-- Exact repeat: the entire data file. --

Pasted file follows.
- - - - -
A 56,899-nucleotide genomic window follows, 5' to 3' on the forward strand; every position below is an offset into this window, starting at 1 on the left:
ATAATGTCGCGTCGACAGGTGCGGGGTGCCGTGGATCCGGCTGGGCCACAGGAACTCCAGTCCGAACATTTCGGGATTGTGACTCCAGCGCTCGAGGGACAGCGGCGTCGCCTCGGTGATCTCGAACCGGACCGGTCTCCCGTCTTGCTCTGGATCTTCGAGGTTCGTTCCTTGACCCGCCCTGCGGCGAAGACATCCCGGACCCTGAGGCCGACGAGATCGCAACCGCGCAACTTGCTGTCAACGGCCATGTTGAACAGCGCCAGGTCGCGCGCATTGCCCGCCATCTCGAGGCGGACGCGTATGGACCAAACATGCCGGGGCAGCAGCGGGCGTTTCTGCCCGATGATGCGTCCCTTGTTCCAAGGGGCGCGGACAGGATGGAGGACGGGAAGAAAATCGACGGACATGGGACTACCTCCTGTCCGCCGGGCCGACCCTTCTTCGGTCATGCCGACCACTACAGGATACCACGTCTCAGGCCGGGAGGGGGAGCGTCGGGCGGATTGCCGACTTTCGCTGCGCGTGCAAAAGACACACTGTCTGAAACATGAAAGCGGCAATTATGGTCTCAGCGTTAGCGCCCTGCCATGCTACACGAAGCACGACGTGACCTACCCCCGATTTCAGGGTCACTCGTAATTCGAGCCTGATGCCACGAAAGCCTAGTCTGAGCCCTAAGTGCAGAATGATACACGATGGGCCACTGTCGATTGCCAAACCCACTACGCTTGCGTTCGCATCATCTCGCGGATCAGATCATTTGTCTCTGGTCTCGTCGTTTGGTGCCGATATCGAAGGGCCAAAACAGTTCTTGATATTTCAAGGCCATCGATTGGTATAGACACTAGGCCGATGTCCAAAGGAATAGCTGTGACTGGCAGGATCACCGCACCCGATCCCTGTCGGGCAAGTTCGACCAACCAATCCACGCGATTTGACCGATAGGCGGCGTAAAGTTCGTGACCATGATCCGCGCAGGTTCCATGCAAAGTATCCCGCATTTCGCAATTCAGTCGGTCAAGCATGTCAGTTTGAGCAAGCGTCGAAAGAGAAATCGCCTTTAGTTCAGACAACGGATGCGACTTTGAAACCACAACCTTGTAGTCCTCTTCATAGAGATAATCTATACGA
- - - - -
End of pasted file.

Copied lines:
A 56,899-nucleotide genomic window follows, 5' to 3' on the forward strand; every position below is an offset into this window, starting at 1 on the left:
ATAATGTCGCGTCGACAGGTGCGGGGTGCCGTGGATCCGGCTGGGCCACAGGAACTCCAGTCCGAACATTTCGGGATTGTGACTCCAGCGCTCGAGGGACAGCGGCGTCGCCTCGGTGATCTCGAACCGGACCGGTCTCCCGTCTTGCTCTGGATCTTCGAGGTTCGTTCCTTGACCCGCCCTGCGGCGAAGACATCCCGGACCCTGAGGCCGACGAGATCGCAACCGCGCAACTTGCTGTCAACGGCCATGTTGAACAGCGCCAGGTCGCGCGCATTGCCCGCCATCTCGAGGCGGACGCGTATGGACCAAACATGCCGGGGCAGCAGCGGGCGTTTCTGCCCGATGATGCGTCCCTTGTTCCAAGGGGCGCGGACAGGATGGAGGACGGGAAGAAAATCGACGGACATGGGACTACCTCCTGTCCGCCGGGCCGACCCTTCTTCGGTCATGCCGACCACTACAGGATACCACGTCTCAGGCCGGGAGGGGGAGCGTCGGGCGGATTGCCGACTTTCGCTGCGCGTGCAAAAGACACACTGTCTGAAACATGAAAGCGGCAATTATGGTCTCAGCGTTAGCGCCCTGCCATGCTACACGAAGCACGACGTGACCTACCCCCGATTTCAGGGTCACTCGTAATTCGAGCCTGATGCCACGAAAGCCTAGTCTGAGCCCTAAGTGCAGAATGATACACGATGGGCCACTGTCGATTGCCAAACCCACTACGCTTGCGTTCGCATCATCTCGCGGATCAGATCATTTGTCTCTGGTCTCGTCGTTTGGTGCCGATATCGAAGGGCCAAAACAGTTCTTGATATTTCAAGGCCATCGATTGGTATAGACACTAGGCCGATGTCCAAAGGAATAGCTGTGACTGGCAGGATCACCGCACCCGATCCCTGTCGGGCAAGTTCGACCAACCAATCCACGCGATTTGACCGATAGGCGGCGTAAAGTTCGTGACCATGATCCGCGCAGGTTCCATGCAAAGTATCCCGCATTTCGCAATTCAGTCGGTCAAGCATGTCAGTTTGAGCAAGCGTCGAAAGAGAAATCGCCTTTAGTTCAGACAACGGATGCGACTTTGAAACCACAACCTTGTAGTCCTCTTCATAGAGATAATCTATACGA